How Seasonal Patterns Can Give You An Edge In The Market
Believe it or not, some traders base trading decisions on the calendar. They do this by employing what’s known as “seasonal analysis”.
Seasonal analysis involves identifying the time periods when a market or asset is most likely to rise or fall. Then, you place trades based on that calendar tendency.
Seasonal analysis probably originated in the grain markets, where the calendar dictates the planting and harvest seasons. With corn, for example, farmers will plant the crop in the spring and bring it to market in the fall. The increased supply at harvest time would be bearish for prices. Traders could take advantage of this by shorting corn and other grains as the harvest season approached.
Examples Of Seasonality
In stocks, there are also trends driven by the calendar. For example, millions of Americans make their retirement plan contributions at the end of the month. And stocks have shown a tendency to rise in the first week of each month as a result.
Another seasonal trade in the stock market is known as the “January Effect”. Many investors harvest losses in December for tax purposes. This especially noticeable with small-cap stocks. As a result, these stocks tend to underperform the market in December. On the flip side, investors tend to repurchase these stocks in January. And small caps generally outperform large caps in the first month of the year as a result.
The January Effect has been observed in the stock market since the 1920s. It’s been widely studied by the academic community. Their conclusion is that it works and offers a statistically significant advantage to traders.
You may also be familiar with the phrase “sell in May and go away.” This comes from the observation that, historically, the period from November to April tend to be the best performing months for the S&P 500, going as far back as 1950. This suggests investors would typically get better returns by buying at the end of October and selling at the start of May instead of holding the entire year.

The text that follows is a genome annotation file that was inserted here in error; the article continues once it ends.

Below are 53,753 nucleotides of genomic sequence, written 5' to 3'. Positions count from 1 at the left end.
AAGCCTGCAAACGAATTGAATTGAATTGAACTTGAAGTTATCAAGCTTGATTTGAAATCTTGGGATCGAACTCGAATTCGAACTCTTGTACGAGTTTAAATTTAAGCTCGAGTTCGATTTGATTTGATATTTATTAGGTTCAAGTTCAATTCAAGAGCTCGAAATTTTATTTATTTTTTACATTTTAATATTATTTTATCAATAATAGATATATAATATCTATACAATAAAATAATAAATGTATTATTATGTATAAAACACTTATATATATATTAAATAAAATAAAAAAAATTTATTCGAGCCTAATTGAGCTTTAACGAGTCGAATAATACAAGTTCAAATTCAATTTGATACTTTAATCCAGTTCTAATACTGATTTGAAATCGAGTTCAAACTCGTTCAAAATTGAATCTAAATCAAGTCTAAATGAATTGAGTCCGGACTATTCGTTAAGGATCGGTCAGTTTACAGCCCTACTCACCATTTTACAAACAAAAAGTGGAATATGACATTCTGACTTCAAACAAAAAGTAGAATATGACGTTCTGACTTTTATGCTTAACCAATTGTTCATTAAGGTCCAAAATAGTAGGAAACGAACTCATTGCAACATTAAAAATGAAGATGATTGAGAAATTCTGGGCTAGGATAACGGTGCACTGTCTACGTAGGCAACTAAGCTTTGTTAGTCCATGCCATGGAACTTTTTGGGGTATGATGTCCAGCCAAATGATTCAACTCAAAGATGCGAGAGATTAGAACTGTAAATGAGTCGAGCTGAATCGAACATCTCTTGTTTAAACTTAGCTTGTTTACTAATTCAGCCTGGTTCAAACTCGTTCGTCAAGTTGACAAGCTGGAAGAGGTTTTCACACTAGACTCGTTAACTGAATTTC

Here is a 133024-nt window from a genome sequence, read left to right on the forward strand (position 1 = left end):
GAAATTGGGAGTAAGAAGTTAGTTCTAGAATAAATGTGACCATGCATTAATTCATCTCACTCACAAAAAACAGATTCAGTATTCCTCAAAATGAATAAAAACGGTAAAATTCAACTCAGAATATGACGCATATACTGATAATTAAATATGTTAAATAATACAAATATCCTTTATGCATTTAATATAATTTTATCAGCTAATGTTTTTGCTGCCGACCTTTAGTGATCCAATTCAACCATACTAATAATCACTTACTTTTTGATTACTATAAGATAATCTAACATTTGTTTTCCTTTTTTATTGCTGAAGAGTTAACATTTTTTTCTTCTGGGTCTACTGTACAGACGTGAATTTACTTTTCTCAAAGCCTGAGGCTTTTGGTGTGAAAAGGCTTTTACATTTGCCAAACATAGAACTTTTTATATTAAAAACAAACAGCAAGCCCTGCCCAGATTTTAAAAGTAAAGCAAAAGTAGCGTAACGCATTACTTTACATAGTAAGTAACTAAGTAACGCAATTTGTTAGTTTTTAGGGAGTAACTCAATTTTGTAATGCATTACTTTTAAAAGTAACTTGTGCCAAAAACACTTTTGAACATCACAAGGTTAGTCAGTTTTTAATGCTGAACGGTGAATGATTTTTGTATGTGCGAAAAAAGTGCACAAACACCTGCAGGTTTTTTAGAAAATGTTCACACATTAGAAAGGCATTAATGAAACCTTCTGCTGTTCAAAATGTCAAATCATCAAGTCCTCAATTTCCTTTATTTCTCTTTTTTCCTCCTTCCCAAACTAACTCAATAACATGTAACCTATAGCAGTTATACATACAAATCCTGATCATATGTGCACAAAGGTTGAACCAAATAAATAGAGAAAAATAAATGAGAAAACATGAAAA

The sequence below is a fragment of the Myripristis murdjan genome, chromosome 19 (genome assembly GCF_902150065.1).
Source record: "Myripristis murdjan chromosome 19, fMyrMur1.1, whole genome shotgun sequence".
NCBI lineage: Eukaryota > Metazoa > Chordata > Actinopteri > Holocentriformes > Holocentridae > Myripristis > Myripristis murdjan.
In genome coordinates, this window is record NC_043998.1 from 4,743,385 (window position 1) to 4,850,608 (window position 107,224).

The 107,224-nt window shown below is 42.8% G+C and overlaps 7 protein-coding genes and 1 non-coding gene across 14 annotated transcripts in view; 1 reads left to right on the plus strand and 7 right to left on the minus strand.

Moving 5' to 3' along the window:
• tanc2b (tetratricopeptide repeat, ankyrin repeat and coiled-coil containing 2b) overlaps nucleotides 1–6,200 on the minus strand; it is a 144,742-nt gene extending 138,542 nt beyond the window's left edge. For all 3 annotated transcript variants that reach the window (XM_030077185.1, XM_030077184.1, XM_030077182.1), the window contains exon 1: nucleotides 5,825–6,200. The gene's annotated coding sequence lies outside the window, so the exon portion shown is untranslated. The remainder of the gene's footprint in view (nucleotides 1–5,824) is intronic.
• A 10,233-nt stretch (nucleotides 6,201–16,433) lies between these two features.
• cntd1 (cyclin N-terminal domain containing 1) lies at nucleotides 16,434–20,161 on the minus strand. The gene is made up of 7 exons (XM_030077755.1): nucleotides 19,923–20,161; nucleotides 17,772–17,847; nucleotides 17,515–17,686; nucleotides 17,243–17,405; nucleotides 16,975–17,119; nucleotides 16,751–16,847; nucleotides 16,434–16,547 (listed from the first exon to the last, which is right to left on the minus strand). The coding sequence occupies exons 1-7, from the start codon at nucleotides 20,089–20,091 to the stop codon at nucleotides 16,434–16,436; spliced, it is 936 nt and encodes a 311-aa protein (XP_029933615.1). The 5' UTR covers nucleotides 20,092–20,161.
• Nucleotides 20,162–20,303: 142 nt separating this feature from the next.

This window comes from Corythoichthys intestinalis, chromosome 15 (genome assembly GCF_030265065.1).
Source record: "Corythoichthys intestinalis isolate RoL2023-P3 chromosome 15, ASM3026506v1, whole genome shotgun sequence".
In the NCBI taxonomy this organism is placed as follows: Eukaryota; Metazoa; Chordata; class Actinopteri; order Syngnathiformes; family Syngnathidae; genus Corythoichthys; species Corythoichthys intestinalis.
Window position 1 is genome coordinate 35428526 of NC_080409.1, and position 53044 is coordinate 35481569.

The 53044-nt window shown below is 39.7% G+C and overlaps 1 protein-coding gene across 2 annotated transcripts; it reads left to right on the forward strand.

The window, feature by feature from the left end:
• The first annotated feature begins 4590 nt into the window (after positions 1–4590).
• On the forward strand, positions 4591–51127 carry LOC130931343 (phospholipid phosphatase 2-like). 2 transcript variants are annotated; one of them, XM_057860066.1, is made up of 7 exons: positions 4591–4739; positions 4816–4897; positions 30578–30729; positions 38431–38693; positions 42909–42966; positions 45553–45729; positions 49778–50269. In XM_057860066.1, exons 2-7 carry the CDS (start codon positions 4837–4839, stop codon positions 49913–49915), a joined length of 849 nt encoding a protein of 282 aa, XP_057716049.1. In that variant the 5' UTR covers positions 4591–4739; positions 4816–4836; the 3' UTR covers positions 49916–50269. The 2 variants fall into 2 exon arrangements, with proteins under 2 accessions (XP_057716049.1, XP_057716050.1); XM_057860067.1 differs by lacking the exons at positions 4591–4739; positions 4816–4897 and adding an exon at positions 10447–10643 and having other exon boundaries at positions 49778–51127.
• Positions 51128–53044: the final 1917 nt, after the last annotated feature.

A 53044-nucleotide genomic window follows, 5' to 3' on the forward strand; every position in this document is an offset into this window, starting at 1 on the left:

There are other ways to apply seasonal analysis. For example, below is a chart showing the percentage of time (by month) the Dow Jones Industrial Average has delivered a positive return over the last 20 years…
How Traders Use Seasonality
Traders can use seasonal analysis as a stand-alone trading strategy. They could, for example, buy an aggressive equity ETF at the close on the last trading day each month and sell it on the close five days later. This would be a way to take advantage of the beginning-of-the-month bullish pattern seen in stock prices. Futures traders could consider shorting a corn futures contract in the third quarter of every year, a strategy that has been shown to deliver winning trades about 65% of the time.
This approach, in our opinion, is not advisable for most people. Seasonal analysis is best used as one of the factors in an overall trading strategy.
For example, traders may choose to make long-only trades in a seasonally strong period, like the six months from November through April. Then, you could take short positions only in the other six months of the year when there is seasonal weakness.
Seasonal signals could also be taken only when confirmed by a trend-following indicator like a moving average or an oscillator such as the relative strength index (RSI). To do this, seasonal buys would only be taken if the price was above a moving average or if the RSI was at an oversold level.
Traders can use seasonal analysis to develop specific trading strategies and enhance their trading performance.
Seasonal patterns have been shown to work well in the stock market as well as in futures markets. They are considered to be anomalies to the Efficient Market Hypothesis, which means that seasonal trades pass academic tests for statistical significance and are likely to continue working well in the future.
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